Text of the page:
Two years ago I spent seven months in New York, as one of the representatives of the International Presentation Association (IPA) at the United Nations. This experience changed the way I viewed global issues and approached my ministry. In the role of IPA Justice Contact in my Congregation, I have many opportunities to implement what I learned there in 2010. It colours the way I interact with various groups, who focus on a wide range of issues from sustainable living to human rights. One example of this is the way my involvement in the mission of IPA has affected my work with Australian Catholic Religious Against Trafficking in Humans (ACRATH). As a member of ACRATH, I have endless opportunities to work with numerous other groups on issues around human trafficking, shame marriages, forced labour, fair trade, human rights and poverty. The IPA experience at the UN has enabled me to look at human trafficking from a more informed and global perspective. I can now raise questions such as, why so many people in developing countries are so vulnerable to traffickers, in a more informed way. One obvious solution is that we support the move to enable more girls to receive an education. This was one of the objectives of ACRATH’s last visit to Canberra where we were able to speak with members of the Australian Federal Parliament on Human Trafficking. One of the points we raised was the need for AusAid funding to be increased and more of this aid to be distributed to girl’s education.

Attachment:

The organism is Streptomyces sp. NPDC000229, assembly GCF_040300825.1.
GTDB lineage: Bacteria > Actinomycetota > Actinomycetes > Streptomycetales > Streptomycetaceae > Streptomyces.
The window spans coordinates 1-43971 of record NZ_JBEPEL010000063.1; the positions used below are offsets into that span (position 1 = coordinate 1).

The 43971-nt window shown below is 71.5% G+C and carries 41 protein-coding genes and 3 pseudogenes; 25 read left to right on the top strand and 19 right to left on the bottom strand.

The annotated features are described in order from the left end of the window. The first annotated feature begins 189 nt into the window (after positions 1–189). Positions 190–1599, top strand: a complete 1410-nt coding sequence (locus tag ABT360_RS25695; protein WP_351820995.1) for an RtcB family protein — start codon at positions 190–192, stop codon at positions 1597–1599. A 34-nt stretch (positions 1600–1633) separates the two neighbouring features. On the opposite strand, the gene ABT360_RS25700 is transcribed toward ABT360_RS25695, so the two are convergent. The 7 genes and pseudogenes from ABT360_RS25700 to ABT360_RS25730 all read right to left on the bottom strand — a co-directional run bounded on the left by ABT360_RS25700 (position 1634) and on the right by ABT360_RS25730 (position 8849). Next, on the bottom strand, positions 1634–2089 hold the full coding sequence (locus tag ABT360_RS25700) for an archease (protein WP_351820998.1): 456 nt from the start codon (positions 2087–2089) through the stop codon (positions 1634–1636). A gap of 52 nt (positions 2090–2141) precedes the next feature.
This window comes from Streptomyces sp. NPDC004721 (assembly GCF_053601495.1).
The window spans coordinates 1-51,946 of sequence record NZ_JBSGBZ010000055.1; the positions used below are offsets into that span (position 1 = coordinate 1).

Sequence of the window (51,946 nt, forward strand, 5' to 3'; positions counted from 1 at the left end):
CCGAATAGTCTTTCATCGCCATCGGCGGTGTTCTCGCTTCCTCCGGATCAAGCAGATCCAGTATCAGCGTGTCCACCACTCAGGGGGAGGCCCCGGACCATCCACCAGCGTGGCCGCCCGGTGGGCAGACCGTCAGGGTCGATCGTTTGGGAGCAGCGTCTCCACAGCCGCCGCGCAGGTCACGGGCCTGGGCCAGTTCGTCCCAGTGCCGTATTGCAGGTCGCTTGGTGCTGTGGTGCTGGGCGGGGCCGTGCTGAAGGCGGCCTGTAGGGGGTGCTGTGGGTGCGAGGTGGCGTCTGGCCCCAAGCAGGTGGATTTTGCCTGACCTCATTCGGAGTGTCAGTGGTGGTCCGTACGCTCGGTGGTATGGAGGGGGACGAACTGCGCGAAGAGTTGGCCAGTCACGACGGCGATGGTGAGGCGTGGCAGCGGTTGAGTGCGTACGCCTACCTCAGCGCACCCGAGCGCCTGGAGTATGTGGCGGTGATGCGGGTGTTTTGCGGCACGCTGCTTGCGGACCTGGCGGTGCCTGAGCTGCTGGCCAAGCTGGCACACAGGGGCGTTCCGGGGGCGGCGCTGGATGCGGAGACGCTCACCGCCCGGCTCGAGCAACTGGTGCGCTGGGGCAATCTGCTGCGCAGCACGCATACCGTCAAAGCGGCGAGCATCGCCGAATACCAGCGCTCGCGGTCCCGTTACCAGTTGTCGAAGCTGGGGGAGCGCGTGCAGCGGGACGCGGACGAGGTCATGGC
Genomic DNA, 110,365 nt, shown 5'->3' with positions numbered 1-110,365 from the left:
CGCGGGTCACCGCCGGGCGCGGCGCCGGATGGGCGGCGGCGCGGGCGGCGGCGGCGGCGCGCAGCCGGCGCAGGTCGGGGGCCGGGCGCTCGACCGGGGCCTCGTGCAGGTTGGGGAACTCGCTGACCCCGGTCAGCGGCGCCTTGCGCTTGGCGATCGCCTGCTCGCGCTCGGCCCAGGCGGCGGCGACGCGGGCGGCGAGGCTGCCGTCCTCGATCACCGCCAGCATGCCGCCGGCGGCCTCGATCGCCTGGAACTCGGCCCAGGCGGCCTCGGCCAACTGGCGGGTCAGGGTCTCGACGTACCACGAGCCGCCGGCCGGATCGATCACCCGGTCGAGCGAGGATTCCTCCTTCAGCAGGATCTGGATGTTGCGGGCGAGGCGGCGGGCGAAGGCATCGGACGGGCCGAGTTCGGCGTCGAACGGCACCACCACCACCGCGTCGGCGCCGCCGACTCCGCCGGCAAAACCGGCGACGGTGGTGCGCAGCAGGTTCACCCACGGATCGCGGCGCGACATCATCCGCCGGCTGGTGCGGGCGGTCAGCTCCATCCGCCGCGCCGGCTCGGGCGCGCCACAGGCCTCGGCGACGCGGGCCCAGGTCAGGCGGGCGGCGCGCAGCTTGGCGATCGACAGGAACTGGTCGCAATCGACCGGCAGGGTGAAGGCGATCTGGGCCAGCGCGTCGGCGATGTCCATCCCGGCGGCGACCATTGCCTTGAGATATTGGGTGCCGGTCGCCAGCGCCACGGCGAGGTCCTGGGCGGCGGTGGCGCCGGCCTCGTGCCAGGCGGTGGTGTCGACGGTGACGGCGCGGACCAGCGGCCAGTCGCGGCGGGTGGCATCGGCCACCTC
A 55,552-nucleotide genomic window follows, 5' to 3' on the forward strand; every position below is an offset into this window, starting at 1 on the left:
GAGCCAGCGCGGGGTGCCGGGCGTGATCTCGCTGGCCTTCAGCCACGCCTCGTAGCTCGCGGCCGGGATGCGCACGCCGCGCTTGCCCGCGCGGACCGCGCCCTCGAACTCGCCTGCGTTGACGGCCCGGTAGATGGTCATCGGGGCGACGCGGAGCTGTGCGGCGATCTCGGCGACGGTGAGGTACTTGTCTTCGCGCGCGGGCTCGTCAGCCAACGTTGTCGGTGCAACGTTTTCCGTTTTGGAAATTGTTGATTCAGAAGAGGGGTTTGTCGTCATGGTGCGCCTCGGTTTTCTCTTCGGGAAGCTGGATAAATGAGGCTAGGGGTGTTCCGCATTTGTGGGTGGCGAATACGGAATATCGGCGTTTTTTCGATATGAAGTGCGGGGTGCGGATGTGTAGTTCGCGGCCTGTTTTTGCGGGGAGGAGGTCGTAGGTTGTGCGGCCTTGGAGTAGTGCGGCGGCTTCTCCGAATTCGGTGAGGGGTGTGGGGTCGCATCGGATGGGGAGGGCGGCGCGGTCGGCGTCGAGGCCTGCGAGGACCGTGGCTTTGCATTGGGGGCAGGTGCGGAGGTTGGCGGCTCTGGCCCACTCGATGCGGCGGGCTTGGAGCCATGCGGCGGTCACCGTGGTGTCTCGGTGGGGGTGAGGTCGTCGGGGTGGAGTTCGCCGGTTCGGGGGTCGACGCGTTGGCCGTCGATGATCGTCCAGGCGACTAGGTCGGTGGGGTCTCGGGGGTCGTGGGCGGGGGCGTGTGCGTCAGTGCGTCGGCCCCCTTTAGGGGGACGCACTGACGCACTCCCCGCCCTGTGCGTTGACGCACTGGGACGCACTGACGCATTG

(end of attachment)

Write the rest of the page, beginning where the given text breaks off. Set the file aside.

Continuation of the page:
As part of my ministry I visit schools and community groups to speak on Human Trafficking and an appropriate response to this crime. I particularly appreciate working with students in our Presentation Colleges where the seeds of justice have been sown so well. I find the students open and eager to assist in whatever way they can in the fight against trafficking in persons. In my presentations I also focus on the work of the UN. As I am presently in contact with members of the NGO (Non-Governmental Organisation) Committee to Stop Trafficking in Persons in New York, I am able to share what I learn from this group with members of ACRATH. I am proud of IPA’s contribution to the work of this NGO Committee.
Joan Kennedy of the Victoria Congregation, April 2012
THE SISTERS’ PLACE – a safe night shelter for homeless women
The work of the Spirit never ceases to amaze me as I now find myself sharing a home at night with homeless women.
The Sisters’ Place was established in 2007 by five local Congregations of women including Presentation Sisters. It is staffed by volunteers both religious and lay and managed by a salaried coordinator. The Sisters’ Place is set up to house women who are living on the streets. Overnight stay, shower, bed, clean clothes and rest are provided.